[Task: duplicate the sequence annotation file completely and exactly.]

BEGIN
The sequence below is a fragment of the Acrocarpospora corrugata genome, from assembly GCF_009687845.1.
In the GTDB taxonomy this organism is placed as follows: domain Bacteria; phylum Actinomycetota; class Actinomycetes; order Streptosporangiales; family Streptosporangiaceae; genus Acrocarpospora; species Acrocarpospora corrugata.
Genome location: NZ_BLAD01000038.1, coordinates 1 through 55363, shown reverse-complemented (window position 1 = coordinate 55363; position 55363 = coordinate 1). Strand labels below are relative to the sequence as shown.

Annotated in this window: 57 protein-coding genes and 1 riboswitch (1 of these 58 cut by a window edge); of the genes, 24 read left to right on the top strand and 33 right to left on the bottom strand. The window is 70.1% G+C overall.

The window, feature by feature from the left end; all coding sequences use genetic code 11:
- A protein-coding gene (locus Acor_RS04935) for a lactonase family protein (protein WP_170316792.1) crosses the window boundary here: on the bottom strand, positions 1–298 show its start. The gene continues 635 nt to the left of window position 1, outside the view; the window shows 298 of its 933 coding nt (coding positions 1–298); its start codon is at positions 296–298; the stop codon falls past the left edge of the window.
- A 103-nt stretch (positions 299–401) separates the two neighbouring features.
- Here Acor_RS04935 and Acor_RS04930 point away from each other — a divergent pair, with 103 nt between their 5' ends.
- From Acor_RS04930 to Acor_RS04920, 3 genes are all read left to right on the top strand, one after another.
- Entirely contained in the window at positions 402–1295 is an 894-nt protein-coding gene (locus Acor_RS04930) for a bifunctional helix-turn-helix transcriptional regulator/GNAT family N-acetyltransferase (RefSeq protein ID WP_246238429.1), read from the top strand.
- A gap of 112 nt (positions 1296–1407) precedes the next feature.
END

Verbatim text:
The sequence below is a fragment of the Acrocarpospora corrugata genome, from assembly GCF_009687845.1.
In the GTDB taxonomy this organism is placed as follows: domain Bacteria; phylum Actinomycetota; class Actinomycetes; order Streptosporangiales; family Streptosporangiaceae; genus Acrocarpospora; species Acrocarpospora corrugata.
Genome location: NZ_BLAD01000038.1, coordinates 1 through 55363, shown reverse-complemented (window position 1 = coordinate 55363; position 55363 = coordinate 1). Strand labels below are relative to the sequence as shown.

Annotated in this window: 57 protein-coding genes and 1 riboswitch (1 of these 58 cut by a window edge); of the genes, 24 read left to right on the top strand and 33 right to left on the bottom strand. The window is 70.1% G+C overall.

The window, feature by feature from the left end; all coding sequences use genetic code 11:
- A protein-coding gene (locus Acor_RS04935) for a lactonase family protein (protein WP_170316792.1) crosses the window boundary here: on the bottom strand, positions 1–298 show its start. The gene continues 635 nt to the left of window position 1, outside the view; the window shows 298 of its 933 coding nt (coding positions 1–298); its start codon is at positions 296–298; the stop codon falls past the left edge of the window.
- A 103-nt stretch (positions 299–401) separates the two neighbouring features.
- Here Acor_RS04935 and Acor_RS04930 point away from each other — a divergent pair, with 103 nt between their 5' ends.
- From Acor_RS04930 to Acor_RS04920, 3 genes are all read left to right on the top strand, one after another.
- Entirely contained in the window at positions 402–1295 is an 894-nt protein-coding gene (locus Acor_RS04930) for a bifunctional helix-turn-helix transcriptional regulator/GNAT family N-acetyltransferase (RefSeq protein ID WP_246238429.1), read from the top strand.
- A gap of 112 nt (positions 1296–1407) precedes the next feature.